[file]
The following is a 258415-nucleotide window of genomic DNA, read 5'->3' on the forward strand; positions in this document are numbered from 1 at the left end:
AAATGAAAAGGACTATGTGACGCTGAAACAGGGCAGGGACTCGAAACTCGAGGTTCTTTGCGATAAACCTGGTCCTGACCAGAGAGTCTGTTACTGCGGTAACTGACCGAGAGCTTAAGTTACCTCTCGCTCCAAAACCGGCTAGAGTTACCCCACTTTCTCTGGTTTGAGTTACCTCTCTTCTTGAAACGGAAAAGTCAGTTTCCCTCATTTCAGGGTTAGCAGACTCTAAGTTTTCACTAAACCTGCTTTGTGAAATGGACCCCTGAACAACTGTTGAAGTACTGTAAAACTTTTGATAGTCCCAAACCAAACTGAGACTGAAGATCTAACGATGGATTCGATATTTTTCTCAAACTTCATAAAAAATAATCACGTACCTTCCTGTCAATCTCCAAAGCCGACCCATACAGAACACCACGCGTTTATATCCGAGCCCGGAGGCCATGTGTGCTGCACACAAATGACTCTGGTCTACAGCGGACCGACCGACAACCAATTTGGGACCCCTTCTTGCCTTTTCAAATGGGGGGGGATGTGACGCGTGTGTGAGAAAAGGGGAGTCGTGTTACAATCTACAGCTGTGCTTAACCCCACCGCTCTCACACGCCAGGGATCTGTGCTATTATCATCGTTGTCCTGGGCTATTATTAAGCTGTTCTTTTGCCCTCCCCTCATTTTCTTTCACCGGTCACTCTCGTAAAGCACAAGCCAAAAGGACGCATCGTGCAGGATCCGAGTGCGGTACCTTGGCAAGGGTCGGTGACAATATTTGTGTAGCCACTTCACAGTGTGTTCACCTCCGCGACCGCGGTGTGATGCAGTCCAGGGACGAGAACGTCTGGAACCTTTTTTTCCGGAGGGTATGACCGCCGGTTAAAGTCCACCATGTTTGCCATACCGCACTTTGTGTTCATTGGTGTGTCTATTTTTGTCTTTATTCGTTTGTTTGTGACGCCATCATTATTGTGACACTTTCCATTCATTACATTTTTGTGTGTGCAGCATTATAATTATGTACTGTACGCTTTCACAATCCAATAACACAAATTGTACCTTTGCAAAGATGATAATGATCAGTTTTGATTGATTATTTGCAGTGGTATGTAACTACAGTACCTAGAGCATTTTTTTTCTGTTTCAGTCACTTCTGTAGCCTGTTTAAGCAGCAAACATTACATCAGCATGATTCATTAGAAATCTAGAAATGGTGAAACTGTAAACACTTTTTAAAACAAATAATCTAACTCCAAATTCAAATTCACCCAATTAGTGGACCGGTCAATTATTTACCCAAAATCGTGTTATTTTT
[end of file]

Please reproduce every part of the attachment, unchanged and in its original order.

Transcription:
The following is a 258415-nucleotide window of genomic DNA, read 5'->3' on the forward strand; positions in this document are numbered from 1 at the left end:
AAATGAAAAGGACTATGTGACGCTGAAACAGGGCAGGGACTCGAAACTCGAGGTTCTTTGCGATAAACCTGGTCCTGACCAGAGAGTCTGTTACTGCGGTAACTGACCGAGAGCTTAAGTTACCTCTCGCTCCAAAACCGGCTAGAGTTACCCCACTTTCTCTGGTTTGAGTTACCTCTCTTCTTGAAACGGAAAAGTCAGTTTCCCTCATTTCAGGGTTAGCAGACTCTAAGTTTTCACTAAACCTGCTTTGTGAAATGGACCCCTGAACAACTGTTGAAGTACTGTAAAACTTTTGATAGTCCCAAACCAAACTGAGACTGAAGATCTAACGATGGATTCGATATTTTTCTCAAACTTCATAAAAAATAATCACGTACCTTCCTGTCAATCTCCAAAGCCGACCCATACAGAACACCACGCGTTTATATCCGAGCCCGGAGGCCATGTGTGCTGCACACAAATGACTCTGGTCTACAGCGGACCGACCGACAACCAATTTGGGACCCCTTCTTGCCTTTTCAAATGGGGGGGGATGTGACGCGTGTGTGAGAAAAGGGGAGTCGTGTTACAATCTACAGCTGTGCTTAACCCCACCGCTCTCACACGCCAGGGATCTGTGCTATTATCATCGTTGTCCTGGGCTATTATTAAGCTGTTCTTTTGCCCTCCCCTCATTTTCTTTCACCGGTCACTCTCGTAAAGCACAAGCCAAAAGGACGCATCGTGCAGGATCCGAGTGCGGTACCTTGGCAAGGGTCGGTGACAATATTTGTGTAGCCACTTCACAGTGTGTTCACCTCCGCGACCGCGGTGTGATGCAGTCCAGGGACGAGAACGTCTGGAACCTTTTTTTCCGGAGGGTATGACCGCCGGTTAAAGTCCACCATGTTTGCCATACCGCACTTTGTGTTCATTGGTGTGTCTATTTTTGTCTTTATTCGTTTGTTTGTGACGCCATCATTATTGTGACACTTTCCATTCATTACATTTTTGTGTGTGCAGCATTATAATTATGTACTGTACGCTTTCACAATCCAATAACACAAATTGTACCTTTGCAAAGATGATAATGATCAGTTTTGATTGATTATTTGCAGTGGTATGTAACTACAGTACCTAGAGCATTTTTTTTCTGTTTCAGTCACTTCTGTAGCCTGTTTAAGCAGCAAACATTACATCAGCATGATTCATTAGAAATCTAGAAATGGTGAAACTGTAAACACTTTTTAAAACAAATAATCTAACTCCAAATTCAAATTCACCCAATTAGTGGACCGGTCAATTATTTACCCAAAATCGTGTTATTTTT